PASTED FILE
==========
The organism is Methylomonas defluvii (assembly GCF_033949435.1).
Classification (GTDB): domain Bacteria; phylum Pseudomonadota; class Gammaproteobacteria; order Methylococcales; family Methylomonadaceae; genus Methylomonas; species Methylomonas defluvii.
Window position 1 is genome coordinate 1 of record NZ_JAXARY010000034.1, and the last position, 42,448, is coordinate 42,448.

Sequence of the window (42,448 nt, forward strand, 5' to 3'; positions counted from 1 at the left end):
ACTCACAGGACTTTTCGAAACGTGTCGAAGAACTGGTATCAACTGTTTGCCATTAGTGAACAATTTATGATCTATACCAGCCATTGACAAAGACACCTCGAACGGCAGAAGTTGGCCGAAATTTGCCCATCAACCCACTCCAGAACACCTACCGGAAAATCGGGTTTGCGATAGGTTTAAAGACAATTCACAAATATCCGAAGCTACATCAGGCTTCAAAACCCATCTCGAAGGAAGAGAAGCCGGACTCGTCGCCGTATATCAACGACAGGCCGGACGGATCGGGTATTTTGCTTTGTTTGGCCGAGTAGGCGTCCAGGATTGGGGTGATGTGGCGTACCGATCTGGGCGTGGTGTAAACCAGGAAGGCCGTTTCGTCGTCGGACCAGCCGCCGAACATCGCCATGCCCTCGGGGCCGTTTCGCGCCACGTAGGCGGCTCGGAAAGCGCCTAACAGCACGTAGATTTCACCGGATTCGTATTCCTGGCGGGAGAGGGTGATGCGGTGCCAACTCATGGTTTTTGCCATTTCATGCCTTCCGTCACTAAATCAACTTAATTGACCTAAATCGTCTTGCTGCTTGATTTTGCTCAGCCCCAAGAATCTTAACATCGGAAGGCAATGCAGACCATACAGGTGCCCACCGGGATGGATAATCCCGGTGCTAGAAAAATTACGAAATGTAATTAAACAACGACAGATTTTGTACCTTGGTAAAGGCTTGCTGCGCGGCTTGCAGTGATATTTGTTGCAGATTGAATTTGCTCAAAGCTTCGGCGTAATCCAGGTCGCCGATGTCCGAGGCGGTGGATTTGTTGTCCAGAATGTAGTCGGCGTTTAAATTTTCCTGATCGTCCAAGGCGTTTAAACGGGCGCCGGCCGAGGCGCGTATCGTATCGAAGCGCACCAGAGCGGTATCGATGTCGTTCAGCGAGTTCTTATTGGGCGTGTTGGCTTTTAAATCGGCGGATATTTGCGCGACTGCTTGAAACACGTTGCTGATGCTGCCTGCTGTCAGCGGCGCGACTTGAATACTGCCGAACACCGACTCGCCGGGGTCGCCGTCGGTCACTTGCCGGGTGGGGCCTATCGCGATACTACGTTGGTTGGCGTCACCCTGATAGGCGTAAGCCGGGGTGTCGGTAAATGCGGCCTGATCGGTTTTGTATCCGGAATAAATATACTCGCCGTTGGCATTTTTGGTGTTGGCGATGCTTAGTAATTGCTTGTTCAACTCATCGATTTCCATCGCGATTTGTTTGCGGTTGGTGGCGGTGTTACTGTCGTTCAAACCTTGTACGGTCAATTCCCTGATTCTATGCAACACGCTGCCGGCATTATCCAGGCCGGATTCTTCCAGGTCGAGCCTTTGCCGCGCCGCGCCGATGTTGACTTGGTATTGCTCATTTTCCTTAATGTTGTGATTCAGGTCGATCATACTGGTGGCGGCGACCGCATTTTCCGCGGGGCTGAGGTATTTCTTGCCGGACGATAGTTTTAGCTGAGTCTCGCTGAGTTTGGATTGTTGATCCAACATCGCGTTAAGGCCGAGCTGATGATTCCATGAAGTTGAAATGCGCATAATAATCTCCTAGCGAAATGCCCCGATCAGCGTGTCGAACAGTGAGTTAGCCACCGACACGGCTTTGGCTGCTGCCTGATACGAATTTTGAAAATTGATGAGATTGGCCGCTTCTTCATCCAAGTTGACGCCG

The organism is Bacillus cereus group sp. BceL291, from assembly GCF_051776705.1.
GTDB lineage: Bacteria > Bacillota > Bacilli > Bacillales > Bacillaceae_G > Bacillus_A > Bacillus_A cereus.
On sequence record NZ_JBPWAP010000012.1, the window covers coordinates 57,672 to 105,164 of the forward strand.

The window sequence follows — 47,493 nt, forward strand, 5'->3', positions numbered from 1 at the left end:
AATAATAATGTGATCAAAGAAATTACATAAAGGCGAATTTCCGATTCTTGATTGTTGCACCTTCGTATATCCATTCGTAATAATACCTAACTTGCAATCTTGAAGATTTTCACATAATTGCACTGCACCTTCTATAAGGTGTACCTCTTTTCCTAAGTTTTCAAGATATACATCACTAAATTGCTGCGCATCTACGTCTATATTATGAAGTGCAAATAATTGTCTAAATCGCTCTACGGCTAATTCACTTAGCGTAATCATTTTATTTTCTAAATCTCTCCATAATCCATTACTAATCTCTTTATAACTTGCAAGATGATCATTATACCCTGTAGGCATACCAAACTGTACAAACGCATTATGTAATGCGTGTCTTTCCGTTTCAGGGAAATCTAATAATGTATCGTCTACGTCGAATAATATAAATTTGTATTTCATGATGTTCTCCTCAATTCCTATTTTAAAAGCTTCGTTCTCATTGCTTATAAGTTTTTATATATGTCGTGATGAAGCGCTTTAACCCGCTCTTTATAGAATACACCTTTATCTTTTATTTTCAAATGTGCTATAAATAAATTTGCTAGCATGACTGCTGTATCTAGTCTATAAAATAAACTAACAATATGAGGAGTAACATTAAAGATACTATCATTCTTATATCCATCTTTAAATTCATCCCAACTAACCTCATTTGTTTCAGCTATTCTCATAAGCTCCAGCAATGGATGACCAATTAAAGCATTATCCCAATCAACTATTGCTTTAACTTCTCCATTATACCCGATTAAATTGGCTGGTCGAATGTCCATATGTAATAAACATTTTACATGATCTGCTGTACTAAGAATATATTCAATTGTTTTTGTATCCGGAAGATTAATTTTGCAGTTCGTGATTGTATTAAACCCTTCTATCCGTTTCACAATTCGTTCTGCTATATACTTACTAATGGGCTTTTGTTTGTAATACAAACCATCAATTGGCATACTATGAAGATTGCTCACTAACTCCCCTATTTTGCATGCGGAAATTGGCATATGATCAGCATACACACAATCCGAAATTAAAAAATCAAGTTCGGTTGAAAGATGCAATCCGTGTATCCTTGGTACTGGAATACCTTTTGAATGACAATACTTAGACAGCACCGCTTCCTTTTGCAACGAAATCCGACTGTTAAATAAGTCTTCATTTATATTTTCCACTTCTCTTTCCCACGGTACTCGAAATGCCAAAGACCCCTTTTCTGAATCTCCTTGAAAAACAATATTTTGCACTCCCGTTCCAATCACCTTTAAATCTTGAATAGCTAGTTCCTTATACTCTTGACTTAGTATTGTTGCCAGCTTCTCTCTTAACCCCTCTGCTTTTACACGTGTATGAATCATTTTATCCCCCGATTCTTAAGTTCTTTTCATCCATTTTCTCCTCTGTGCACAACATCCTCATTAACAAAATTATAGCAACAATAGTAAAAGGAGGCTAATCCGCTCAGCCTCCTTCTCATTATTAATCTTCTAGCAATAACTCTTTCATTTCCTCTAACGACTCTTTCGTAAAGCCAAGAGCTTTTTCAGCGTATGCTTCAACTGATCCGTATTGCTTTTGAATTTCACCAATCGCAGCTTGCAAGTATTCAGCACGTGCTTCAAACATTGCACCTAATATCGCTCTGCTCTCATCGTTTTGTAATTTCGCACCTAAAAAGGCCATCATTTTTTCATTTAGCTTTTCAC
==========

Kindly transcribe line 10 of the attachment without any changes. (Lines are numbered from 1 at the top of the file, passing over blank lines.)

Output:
AATAATAATGTGATCAAAGAAATTACATAAAGGCGAATTTCCGATTCTTGATTGTTGCACCTTCGTATATCCATTCGTAATAATACCTAACTTGCAATCTTGAAGATTTTCACATAATTGCACTGCACCTTCTATAAGGTGTACCTCTTTTCCTAAGTTTTCAAGATATACATCACTAAATTGCTGCGCATCTACGTCTATATTATGAAGTGCAAATAATTGTCTAAATCGCTCTACGGCTAATTCACTTAGCGTAATCATTTTATTTTCTAAATCTCTCCATAATCCATTACTAATCTCTTTATAACTTGCAAGATGATCATTATACCCTGTAGGCATACCAAACTGTACAAACGCATTATGTAATGCGTGTCTTTCCGTTTCAGGGAAATCTAATAATGTATCGTCTACGTCGAATAATATAAATTTGTATTTCATGATGTTCTCCTCAATTCCTATTTTAAAAGCTTCGTTCTCATTGCTTATAAGTTTTTATATATGTCGTGATGAAGCGCTTTAACCCGCTCTTTATAGAATACACCTTTATCTTTTATTTTCAAATGTGCTATAAATAAATTTGCTAGCATGACTGCTGTATCTAGTCTATAAAATAAACTAACAATATGAGGAGTAACATTAAAGATACTATCATTCTTATATCCATCTTTAAATTCATCCCAACTAACCTCATTTGTTTCAGCTATTCTCATAAGCTCCAGCAATGGATGACCAATTAAAGCATTATCCCAATCAACTATTGCTTTAACTTCTCCATTATACCCGATTAAATTGGCTGGTCGAATGTCCATATGTAATAAACATTTTACATGATCTGCTGTACTAAGAATATATTCAATTGTTTTTGTATCCGGAAGATTAATTTTGCAGTTCGTGATTGTATTAAACCCTTCTATCCGTTTCACAATTCGTTCTGCTATATACTTACTAATGGGCTTTTGTTTGTAATACAAACCATCAATTGGCATACTATGAAGATTGCTCACTAACTCCCCTATTTTGCATGCGGAAATTGGCATATGATCAGCATACACACAATCCGAAATTAAAAAATCAAGTTCGGTTGAAAGATGCAATCCGTGTATCCTTGGTACTGGAATACCTTTTGAATGACAATACTTAGACAGCACCGCTTCCTTTTGCAACGAAATCCGACTGTTAAATAAGTCTTCATTTATATTTTCCACTTCTCTTTCCCACGGTACTCGAAATGCCAAAGACCCCTTTTCTGAATCTCCTTGAAAAACAATATTTTGCACTCCCGTTCCAATCACCTTTAAATCTTGAATAGCTAGTTCCTTATACTCTTGACTTAGTATTGTTGCCAGCTTCTCTCTTAACCCCTCTGCTTTTACACGTGTATGAATCATTTTATCCCCCGATTCTTAAGTTCTTTTCATCCATTTTCTCCTCTGTGCACAACATCCTCATTAACAAAATTATAGCAACAATAGTAAAAGGAGGCTAATCCGCTCAGCCTCCTTCTCATTATTAATCTTCTAGCAATAACTCTTTCATTTCCTCTAACGACTCTTTCGTAAAGCCAAGAGCTTTTTCAGCGTATGCTTCAACTGATCCGTATTGCTTTTGAATTTCACCAATCGCAGCTTGCAAGTATTCAGCACGTGCTTCAAACATTGCACCTAATATCGCTCTGCTCTCATCGTTTTGTAATTTCGCACCTAAAAAGGCCATCATTTTTTCATTTAGCTTTTCAC